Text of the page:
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[IPp] GMO Cheerios vs. GMO Insulin

Thought provoking. Our kids are saved by E-coli & GMO!


GMO Cheerios vs. GMO Insulin
by Caroline Coatney <http://www.biofortified.org/community/user/ccoatney/> on
27 January 2014

 The recent
General Mills to produce GMO-free Cheerios is interesting from marketing,
political, and biological angles. However, what I am interested in most is
if GMO Inside <http://www.donotlink.com/dcj> and other anti-GMO groups will
realize that the process of producing the GMO ingredients in Cheerios (corn
starch and sugar) is identical in principle to the way insulin--and many
other drugs, like your dog's rabies

made. If they adamantly insist on GMO-free food products, how can they not
extend their request to all pharmaceutical products made with the same
genetic engineering technology? If we must have GMO-free Cheerios, then we
must have GMO-free insulin, right?

Insulin <http://www.idf.org/about-insulin-0> is made, in principle, the
same way the GMO corn starch and GMO sugar in Cheerios is. To start, the
DNA sequence for human insulin is inserted into the bacteria *E. coli*,
which creates an organism that now has DNA from two very different species
in it. This new *E. coli* is a genetically modified organism (GMO) and
serves as a cheap factory for mass-producing the human insulin protein.
After a while, the *E. coli* bacteria has produced large amounts of the
human protein to the point where the protein can be extracted from the
bacteria cells and purified before being packaged into insulin shots. The
insulin protein produced via genetic engineering is chemically identical to
the insulin protein made in a healthy human body.

Genetically engineered plants are made through a very similar process. A
gene of particular interest is inserted into a plant. (For details on how
exactly this happens, check out this
video<http://gmoanswers.com/explore?carouselid=0&slideindex=4> from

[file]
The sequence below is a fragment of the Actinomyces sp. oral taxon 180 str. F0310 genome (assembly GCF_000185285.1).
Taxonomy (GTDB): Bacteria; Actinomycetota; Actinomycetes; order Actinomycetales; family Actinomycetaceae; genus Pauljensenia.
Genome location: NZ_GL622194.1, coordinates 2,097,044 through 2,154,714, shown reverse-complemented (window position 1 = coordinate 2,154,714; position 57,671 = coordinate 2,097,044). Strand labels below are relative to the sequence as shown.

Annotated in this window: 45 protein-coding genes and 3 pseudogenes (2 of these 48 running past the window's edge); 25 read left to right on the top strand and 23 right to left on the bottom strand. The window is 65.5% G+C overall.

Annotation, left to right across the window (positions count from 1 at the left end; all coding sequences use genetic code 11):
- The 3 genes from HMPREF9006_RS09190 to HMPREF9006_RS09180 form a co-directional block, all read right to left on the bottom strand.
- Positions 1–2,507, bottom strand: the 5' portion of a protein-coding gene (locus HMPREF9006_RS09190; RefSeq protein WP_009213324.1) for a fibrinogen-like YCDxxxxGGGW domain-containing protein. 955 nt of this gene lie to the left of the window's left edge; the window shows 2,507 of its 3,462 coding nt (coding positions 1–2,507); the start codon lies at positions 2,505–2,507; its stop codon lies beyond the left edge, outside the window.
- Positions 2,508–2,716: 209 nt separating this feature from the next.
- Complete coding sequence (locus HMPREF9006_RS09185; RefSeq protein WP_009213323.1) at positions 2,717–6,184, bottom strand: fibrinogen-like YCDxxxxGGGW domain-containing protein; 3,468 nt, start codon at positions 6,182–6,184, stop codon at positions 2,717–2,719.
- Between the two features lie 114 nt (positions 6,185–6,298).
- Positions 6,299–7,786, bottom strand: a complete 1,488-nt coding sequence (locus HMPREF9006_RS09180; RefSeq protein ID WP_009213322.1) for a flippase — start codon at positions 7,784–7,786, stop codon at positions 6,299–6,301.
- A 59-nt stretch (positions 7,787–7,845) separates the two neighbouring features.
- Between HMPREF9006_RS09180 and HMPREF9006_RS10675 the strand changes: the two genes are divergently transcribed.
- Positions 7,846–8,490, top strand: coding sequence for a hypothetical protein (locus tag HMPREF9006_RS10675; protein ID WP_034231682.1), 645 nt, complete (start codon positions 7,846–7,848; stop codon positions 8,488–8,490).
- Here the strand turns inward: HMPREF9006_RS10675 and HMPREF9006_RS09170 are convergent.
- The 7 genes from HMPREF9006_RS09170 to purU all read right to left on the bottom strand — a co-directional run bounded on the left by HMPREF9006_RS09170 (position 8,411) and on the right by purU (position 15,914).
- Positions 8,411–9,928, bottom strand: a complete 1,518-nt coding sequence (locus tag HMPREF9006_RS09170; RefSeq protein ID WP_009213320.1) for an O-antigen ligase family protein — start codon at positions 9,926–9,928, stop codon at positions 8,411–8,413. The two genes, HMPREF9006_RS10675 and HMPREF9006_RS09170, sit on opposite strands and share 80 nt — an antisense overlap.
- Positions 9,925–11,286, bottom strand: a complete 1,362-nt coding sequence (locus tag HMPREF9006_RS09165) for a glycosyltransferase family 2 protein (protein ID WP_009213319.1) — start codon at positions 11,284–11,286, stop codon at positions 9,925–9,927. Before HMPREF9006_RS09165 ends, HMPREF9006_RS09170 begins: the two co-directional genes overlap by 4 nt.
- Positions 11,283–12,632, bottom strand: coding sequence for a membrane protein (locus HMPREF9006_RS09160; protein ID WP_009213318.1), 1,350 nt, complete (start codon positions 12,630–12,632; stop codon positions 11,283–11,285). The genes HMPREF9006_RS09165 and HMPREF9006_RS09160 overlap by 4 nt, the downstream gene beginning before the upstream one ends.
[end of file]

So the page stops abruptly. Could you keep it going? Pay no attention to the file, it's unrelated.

GMO Answers.) This gene may be useful for insect resistance, like the Bt

or useful for other agricultural purposes. Eventually the plant is
harvested and processed for its crop. The actual plant tissue that has the
genetically engineered DNA in it may or may not be directly eaten by
consumers; it depends on what the plant is harvested for. In the case of
Cheerios, corn starch and sugar are processed and
their respective plants with DNA removed. The corn starch and sugar
produced without GMOs is chemically identical to their GMO counterparts;
the genes added to the GMO plants did not change the properties of corn
starch or sugar.

The genetic engineering processes of making insulin, corn starch, and sugar
are the same in principle. This "sameness" adds unavoidable complexity to
the GMO discussion. Genetic engineering seems to have developed two faces:
life-threatening and life-saving. Anti-GMO organizations will sooner or
later have to confront this contradicting duality, especially as genetic
engineering opens a new chapter for medical advances, such as the potential
 cures for

So when should we expect GMO Inside to set up another petition, this time
for GMO-free insulin? Part of me hopes soon since maybe the juxtaposition
of a long-trusted drug and anti-GMO propaganda will be enough to resolve
the two faces of genetic engineering into one honest representation.
Rachel - email @ redacted
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